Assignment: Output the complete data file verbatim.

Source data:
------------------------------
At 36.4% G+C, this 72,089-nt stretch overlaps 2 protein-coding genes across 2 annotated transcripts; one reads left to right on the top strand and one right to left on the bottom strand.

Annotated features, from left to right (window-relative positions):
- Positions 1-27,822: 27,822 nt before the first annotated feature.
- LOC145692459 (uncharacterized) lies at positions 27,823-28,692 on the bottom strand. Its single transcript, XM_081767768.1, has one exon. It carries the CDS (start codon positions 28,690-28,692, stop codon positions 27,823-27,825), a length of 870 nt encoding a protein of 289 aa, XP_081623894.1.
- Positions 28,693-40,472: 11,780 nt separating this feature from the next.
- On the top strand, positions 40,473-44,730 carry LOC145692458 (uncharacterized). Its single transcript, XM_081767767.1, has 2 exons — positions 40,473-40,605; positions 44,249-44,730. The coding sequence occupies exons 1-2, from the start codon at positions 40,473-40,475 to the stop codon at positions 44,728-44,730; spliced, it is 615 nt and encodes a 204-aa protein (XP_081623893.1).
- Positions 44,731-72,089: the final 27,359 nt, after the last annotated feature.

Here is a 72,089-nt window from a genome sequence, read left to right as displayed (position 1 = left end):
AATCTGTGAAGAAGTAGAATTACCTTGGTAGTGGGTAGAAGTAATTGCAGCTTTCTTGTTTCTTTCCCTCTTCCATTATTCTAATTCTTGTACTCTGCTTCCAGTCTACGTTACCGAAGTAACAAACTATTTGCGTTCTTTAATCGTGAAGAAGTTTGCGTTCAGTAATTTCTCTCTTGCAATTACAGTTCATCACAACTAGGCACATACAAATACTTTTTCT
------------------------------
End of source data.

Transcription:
At 36.4% G+C, this 72,089-nt stretch overlaps 2 protein-coding genes across 2 annotated transcripts; one reads left to right on the top strand and one right to left on the bottom strand.

Annotated features, from left to right (window-relative positions):
- Positions 1-27,822: 27,822 nt before the first annotated feature.
- LOC145692459 (uncharacterized) lies at positions 27,823-28,692 on the bottom strand. Its single transcript, XM_081767768.1, has one exon. It carries the CDS (start codon positions 28,690-28,692, stop codon positions 27,823-27,825), a length of 870 nt encoding a protein of 289 aa, XP_081623894.1.
- Positions 28,693-40,472: 11,780 nt separating this feature from the next.
- On the top strand, positions 40,473-44,730 carry LOC145692458 (uncharacterized). Its single transcript, XM_081767767.1, has 2 exons — positions 40,473-40,605; positions 44,249-44,730. The coding sequence occupies exons 1-2, from the start codon at positions 40,473-40,475 to the stop codon at positions 44,728-44,730; spliced, it is 615 nt and encodes a 204-aa protein (XP_081623893.1).
- Positions 44,731-72,089: the final 27,359 nt, after the last annotated feature.

Here is a 72,089-nt window from a genome sequence, read left to right as displayed (position 1 = left end):
AATCTGTGAAGAAGTAGAATTACCTTGGTAGTGGGTAGAAGTAATTGCAGCTTTCTTGTTTCTTTCCCTCTTCCATTATTCTAATTCTTGTACTCTGCTTCCAGTCTACGTTACCGAAGTAACAAACTATTTGCGTTCTTTAATCGTGAAGAAGTTTGCGTTCAGTAATTTCTCTCTTGCAATTACAGTTCATCACAACTAGGCACATACAAATACTTTTTCT